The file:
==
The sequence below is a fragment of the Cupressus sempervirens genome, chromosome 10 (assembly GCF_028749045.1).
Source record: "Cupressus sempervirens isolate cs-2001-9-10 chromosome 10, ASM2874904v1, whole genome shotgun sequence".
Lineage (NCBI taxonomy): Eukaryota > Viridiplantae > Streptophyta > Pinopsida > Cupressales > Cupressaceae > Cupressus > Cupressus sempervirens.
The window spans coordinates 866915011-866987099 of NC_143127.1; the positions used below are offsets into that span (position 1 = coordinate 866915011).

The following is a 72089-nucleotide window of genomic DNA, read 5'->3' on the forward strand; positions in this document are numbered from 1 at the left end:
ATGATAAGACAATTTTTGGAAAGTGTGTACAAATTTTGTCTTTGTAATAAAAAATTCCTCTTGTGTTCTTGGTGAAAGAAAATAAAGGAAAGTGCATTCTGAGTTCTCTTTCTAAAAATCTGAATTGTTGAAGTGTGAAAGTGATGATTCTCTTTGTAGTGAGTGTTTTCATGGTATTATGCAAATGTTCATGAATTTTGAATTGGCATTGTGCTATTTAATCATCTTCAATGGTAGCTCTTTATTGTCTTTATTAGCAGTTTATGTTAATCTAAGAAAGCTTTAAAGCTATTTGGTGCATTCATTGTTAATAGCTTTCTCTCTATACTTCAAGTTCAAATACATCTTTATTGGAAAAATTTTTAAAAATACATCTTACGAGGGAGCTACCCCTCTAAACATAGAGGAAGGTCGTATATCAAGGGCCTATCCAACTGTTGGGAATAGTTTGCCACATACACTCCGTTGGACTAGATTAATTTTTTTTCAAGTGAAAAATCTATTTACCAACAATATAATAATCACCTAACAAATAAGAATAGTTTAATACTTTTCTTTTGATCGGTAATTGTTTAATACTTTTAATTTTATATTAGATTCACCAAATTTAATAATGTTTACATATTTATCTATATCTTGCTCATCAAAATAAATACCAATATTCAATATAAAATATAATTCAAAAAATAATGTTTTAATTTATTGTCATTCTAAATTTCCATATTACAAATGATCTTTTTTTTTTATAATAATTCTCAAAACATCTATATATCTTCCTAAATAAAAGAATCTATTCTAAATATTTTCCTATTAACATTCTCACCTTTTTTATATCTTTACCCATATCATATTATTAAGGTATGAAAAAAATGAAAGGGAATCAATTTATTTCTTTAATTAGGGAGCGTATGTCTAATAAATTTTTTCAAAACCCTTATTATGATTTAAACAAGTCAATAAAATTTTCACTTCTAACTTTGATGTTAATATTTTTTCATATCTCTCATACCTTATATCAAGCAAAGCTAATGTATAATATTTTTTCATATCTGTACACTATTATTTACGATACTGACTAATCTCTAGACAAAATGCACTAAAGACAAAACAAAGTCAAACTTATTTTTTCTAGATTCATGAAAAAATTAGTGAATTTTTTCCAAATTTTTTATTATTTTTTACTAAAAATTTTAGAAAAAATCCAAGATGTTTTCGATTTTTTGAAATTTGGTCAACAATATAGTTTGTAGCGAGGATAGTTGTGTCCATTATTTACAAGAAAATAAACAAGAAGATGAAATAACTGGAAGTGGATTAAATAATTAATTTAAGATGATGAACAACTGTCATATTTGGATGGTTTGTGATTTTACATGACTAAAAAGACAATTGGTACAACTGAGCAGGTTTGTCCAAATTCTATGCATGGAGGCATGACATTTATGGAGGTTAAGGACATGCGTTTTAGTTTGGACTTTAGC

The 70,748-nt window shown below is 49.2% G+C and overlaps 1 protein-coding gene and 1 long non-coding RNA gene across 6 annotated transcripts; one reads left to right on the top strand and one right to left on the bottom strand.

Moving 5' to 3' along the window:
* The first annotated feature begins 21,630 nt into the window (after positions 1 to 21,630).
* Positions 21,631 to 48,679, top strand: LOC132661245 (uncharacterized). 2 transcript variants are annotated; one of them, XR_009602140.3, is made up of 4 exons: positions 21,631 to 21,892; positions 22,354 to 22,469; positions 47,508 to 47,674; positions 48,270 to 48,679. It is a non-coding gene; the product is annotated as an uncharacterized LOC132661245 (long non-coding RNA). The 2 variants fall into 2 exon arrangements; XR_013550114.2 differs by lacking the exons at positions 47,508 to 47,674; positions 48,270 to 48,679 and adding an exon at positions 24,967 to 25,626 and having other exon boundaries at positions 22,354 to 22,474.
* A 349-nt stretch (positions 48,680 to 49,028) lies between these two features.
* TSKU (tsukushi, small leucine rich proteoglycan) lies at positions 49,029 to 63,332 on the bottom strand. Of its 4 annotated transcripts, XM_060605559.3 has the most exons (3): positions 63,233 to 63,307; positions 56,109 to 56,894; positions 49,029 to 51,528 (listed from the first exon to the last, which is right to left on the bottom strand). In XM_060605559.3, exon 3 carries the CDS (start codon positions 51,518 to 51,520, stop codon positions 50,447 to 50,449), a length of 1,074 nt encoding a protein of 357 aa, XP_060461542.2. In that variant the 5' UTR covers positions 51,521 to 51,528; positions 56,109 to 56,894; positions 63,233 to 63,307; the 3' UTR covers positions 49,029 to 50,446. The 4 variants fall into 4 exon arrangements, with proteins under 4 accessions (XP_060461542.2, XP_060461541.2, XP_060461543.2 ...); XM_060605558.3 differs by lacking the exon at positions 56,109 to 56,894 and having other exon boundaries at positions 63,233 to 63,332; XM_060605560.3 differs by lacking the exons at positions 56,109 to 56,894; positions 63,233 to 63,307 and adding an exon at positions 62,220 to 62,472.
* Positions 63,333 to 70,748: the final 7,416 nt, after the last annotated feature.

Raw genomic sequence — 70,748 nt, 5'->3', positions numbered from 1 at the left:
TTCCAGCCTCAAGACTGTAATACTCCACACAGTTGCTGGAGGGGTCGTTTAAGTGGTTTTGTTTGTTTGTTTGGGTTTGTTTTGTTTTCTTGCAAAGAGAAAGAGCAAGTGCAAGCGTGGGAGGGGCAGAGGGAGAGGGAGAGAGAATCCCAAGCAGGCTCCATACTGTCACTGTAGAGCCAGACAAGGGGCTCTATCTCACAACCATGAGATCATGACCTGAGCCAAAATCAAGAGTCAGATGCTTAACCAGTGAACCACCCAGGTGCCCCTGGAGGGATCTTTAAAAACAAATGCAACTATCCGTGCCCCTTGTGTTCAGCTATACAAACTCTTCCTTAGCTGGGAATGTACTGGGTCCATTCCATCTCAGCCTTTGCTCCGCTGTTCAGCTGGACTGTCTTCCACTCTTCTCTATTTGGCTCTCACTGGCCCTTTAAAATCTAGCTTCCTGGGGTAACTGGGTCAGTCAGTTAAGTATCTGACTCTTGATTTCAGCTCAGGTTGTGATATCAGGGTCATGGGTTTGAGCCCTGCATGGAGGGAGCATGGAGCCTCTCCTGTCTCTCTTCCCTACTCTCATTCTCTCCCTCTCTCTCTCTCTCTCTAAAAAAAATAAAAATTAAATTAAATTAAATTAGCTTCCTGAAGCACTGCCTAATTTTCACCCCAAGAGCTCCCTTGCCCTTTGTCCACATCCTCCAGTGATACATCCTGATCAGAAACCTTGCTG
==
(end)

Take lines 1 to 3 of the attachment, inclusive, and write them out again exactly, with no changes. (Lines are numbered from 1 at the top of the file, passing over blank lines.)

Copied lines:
The sequence below is a fragment of the Cupressus sempervirens genome, chromosome 10 (assembly GCF_028749045.1).
Source record: "Cupressus sempervirens isolate cs-2001-9-10 chromosome 10, ASM2874904v1, whole genome shotgun sequence".
Lineage (NCBI taxonomy): Eukaryota > Viridiplantae > Streptophyta > Pinopsida > Cupressales > Cupressaceae > Cupressus > Cupressus sempervirens.